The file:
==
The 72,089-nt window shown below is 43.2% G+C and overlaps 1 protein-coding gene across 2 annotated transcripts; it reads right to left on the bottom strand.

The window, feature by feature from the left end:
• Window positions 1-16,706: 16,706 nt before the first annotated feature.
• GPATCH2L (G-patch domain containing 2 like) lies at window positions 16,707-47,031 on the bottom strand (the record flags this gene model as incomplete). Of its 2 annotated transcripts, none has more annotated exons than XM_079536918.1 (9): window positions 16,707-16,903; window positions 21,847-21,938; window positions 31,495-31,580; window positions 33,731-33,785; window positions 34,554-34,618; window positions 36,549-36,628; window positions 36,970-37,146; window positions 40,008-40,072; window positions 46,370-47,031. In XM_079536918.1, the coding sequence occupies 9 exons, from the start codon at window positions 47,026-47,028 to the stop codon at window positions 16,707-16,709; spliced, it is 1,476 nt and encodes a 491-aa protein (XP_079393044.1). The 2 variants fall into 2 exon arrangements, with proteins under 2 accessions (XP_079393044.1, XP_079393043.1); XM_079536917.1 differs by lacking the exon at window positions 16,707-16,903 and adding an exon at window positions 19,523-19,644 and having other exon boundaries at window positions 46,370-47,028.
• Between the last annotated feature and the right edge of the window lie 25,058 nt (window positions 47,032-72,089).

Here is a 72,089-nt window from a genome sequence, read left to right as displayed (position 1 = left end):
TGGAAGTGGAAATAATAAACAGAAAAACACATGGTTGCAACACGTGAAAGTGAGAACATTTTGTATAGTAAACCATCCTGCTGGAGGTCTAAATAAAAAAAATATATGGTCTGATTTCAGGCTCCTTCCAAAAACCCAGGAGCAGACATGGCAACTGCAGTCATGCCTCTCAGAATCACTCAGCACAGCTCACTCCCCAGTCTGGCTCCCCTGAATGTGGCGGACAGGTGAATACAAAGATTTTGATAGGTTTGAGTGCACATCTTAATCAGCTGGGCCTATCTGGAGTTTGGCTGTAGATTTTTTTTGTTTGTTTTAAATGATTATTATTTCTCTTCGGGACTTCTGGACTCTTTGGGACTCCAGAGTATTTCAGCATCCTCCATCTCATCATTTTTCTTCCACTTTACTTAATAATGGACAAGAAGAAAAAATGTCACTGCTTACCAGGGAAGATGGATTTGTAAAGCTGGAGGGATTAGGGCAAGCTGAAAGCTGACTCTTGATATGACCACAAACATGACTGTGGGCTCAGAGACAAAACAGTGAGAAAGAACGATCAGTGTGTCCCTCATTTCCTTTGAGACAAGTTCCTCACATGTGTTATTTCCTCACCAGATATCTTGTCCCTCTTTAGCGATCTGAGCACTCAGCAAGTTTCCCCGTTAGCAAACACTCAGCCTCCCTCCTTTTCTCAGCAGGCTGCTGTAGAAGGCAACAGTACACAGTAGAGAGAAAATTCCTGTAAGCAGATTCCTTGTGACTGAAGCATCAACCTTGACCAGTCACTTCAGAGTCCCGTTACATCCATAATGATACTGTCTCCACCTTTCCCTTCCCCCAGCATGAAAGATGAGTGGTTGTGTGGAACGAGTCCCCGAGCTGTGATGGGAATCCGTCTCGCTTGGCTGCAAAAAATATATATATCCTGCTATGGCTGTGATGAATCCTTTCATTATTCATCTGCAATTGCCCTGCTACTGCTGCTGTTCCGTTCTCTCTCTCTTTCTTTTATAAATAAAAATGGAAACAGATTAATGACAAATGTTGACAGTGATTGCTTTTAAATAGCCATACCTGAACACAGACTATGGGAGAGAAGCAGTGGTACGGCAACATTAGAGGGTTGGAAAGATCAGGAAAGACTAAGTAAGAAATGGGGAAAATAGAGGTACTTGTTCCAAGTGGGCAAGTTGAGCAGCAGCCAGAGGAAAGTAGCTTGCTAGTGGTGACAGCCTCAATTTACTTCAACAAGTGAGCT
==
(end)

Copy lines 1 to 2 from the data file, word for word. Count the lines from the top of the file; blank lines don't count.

The 72,089-nt window shown below is 43.2% G+C and overlaps 1 protein-coding gene across 2 annotated transcripts; it reads right to left on the bottom strand.

The window, feature by feature from the left end: